Given the town’s strategic location and importance it was logical to make it a military base. On commencement of WWI in 1914, the town’s Kennedy Regiment was sent to Thursday Island to protect it from attack by German forces in the Pacific.

Post-war, expansion continued particularly once further minerals were discovered nearby. Its first airport opened in 1939 and the Garbutt airfield became a Royal Australian Air Force base.

Between 1942 and 1945 Townsville played an important part in the War in the Pacific, becoming a major military base, accommodating up to 90,000 Australian, American and other allied service personnel. It was bombed on three occassions by the Japanese, and was used as a major offensive launching base during the battle of the Coral Sea.

Post-WWII, the town continued to serve as a strategic military post with the opening of the Jezzine Barracks (now transformed into an Aboriginal and military commemorative heritage site) at Kissing Point in 1964 and the establishment of the Lavarack Barracks for the transfer of the Australian 3rd Task Force in 1967. This occurred alongside the town’s commercial and educational expansion. 2016 saw the town celebrate its 150th anniversary.

It’s fair to say, Townsville exceeded our expectations but all too soon we were heading for our final stop in Queensland, Port Douglas. After re-fuelling at breakfast, we resumed our place on the Bruce Highway pointing the bonnet of our hire car northwards.

 

Friday photos #10

Here’s a random selection of photos from our #adventuredownunder that tickled my fancy! Next week I’ll be reverting to one of the Friday Photo Challenges.

Australia has lots of big structures, one of the most colourful is The Big Mango (header above). You may recall I’ve also seen the Big Sheep, Big Lobster, Big Crab, Big Banana, Big Pineapple and Big Cow! This giant fruit only sprouted up in 2002. next to Bowen’s tourist information centre and pays tribute to the prosperous mango orchards in the area. Made of fiberglass, it cost A$90,000 when it was originally built, joining the ranks of Australia’s giant roadside attraction collection. Weighing around seven tons it may even be the largest mango in the world and is a proud reminder that in Australia, there is nothing that can’t be turned into huge a fibreglass statue.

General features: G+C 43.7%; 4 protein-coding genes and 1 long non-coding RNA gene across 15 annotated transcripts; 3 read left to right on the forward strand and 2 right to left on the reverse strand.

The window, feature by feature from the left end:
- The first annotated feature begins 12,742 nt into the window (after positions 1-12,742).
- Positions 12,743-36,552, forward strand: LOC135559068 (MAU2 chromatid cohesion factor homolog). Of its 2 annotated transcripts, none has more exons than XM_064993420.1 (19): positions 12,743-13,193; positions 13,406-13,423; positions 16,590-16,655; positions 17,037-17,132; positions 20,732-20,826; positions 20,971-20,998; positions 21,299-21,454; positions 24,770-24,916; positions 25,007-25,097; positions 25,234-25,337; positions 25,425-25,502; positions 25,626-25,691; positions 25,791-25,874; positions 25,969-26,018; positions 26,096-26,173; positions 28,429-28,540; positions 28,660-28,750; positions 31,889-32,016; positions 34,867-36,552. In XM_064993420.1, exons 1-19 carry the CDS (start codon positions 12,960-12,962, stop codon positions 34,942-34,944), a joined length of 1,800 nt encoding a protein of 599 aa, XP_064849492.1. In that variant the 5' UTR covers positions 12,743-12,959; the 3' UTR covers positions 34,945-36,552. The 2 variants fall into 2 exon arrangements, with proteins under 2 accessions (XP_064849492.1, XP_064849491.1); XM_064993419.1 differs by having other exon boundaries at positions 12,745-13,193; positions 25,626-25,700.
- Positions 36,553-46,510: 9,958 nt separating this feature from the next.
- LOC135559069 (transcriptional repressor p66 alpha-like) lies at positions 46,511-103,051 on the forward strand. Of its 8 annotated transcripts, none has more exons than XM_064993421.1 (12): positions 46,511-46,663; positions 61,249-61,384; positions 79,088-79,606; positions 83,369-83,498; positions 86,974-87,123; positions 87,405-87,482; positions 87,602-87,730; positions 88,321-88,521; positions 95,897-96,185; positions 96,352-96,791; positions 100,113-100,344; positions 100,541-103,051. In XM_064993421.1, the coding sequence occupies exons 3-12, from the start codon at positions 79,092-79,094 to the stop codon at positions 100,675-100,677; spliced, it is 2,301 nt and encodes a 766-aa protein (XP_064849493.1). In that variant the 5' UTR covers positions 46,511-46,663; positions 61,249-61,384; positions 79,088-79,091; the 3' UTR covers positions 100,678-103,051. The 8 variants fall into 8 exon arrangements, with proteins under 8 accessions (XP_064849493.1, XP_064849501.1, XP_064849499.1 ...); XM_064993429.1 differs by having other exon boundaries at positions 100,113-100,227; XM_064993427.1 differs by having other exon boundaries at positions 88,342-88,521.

This I am reliably informed is a humpback whale which I was happy to view from way above as opposed to beside! Adult whales range in length from 12–16 m (39–52 ft) and weigh around 25–30 metric tons (28–33 tons). They feed in polar waters but migrate to tropical or subtropical waters to breed and give birth. We had a number of such sightings while flying over the Great Barrier Reef and Whitsundays.

From the sublime to the ridiculous, this grasshopper about 10 cm (4 inches) in length was gracing the wall of our unit in Airlie Beach.

Just what every bike rider needs, a bike station with a pump and every possible tool for changing punctured tyres to fixing deraileurs! Every country should have these dotted about the place along with plenty of public toilets and water points.

Australians love their pies! According to Mr Google, they each eat an average of 12 meat pies a year, that’s 270 million pies! I thought that this pie was wrong on so many levels but my two sisters (pictured below), who admit their favourite dish is spag bol, said they’d love to try one. Be my guest girls!

Moochin’ around Mooloolaba

After spending two weeks in Brisbane we finally headed up the coast towards Port Douglas but first, on the recommendation of friends, we spent a couple of nights on the Sunshine coast in the wonderfull named Mooloolaba, a mere 97 kilometres (60 miles) north of the state capital.